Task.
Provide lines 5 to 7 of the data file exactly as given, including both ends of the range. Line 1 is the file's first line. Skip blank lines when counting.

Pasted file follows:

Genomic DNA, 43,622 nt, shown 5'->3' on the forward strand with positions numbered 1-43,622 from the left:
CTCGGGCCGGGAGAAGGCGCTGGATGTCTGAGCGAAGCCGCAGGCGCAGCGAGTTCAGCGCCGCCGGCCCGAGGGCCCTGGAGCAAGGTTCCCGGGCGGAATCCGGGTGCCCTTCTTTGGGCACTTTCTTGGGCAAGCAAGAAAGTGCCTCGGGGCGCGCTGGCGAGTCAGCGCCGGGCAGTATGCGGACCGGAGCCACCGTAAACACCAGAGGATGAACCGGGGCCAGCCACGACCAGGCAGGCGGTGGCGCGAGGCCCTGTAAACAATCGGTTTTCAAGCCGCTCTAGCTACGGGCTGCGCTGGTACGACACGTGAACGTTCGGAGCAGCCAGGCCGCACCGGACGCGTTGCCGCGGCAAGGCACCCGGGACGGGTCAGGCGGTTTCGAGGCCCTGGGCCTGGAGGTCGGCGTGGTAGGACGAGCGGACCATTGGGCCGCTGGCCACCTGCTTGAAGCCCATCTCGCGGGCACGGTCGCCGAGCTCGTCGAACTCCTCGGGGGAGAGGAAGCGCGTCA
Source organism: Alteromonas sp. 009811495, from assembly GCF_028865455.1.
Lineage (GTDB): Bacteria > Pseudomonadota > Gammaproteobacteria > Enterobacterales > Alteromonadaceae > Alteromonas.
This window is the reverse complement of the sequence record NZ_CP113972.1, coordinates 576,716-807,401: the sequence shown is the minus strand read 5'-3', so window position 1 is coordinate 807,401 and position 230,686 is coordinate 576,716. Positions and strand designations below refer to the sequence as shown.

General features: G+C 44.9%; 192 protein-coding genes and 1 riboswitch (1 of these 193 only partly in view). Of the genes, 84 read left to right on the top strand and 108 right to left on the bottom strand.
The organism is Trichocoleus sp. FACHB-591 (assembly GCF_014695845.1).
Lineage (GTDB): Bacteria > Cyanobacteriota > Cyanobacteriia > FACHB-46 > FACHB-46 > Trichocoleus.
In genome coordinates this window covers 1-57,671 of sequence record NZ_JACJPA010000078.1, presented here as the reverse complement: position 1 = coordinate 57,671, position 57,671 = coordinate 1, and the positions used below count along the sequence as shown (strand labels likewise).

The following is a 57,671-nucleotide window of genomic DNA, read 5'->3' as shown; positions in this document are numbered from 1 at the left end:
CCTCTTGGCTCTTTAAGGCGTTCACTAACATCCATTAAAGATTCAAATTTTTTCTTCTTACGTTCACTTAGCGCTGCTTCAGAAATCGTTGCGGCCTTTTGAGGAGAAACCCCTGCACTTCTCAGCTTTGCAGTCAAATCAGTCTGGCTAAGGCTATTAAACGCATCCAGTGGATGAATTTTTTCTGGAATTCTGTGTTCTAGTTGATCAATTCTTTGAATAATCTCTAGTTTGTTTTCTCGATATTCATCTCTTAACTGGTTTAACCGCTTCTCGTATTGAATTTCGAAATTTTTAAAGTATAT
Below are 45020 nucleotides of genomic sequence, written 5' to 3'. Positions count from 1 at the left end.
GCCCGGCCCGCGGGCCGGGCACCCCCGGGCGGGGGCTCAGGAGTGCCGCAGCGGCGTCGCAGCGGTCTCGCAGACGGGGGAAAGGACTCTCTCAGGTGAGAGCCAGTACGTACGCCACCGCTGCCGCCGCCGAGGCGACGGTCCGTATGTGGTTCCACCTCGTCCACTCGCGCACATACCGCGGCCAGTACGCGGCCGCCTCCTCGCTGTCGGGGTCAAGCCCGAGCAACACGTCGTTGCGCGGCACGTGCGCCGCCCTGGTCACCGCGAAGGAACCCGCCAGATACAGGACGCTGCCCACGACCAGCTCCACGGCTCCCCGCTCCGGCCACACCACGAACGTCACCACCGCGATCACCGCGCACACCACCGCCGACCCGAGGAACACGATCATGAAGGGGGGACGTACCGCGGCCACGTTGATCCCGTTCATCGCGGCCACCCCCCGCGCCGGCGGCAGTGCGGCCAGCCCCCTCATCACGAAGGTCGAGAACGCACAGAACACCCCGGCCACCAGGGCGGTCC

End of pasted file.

This window is the reverse complement of the sequence record NZ_CP113972.1, coordinates 576,716-807,401: the sequence shown is the minus strand read 5'-3', so window position 1 is coordinate 807,401 and position 230,686 is coordinate 576,716. Positions and strand designations below refer to the sequence as shown.

General features: G+C 44.9%; 192 protein-coding genes and 1 riboswitch (1 of these 193 only partly in view). Of the genes, 84 read left to right on the top strand and 108 right to left on the bottom strand.
The organism is Trichocoleus sp. FACHB-591 (assembly GCF_014695845.1).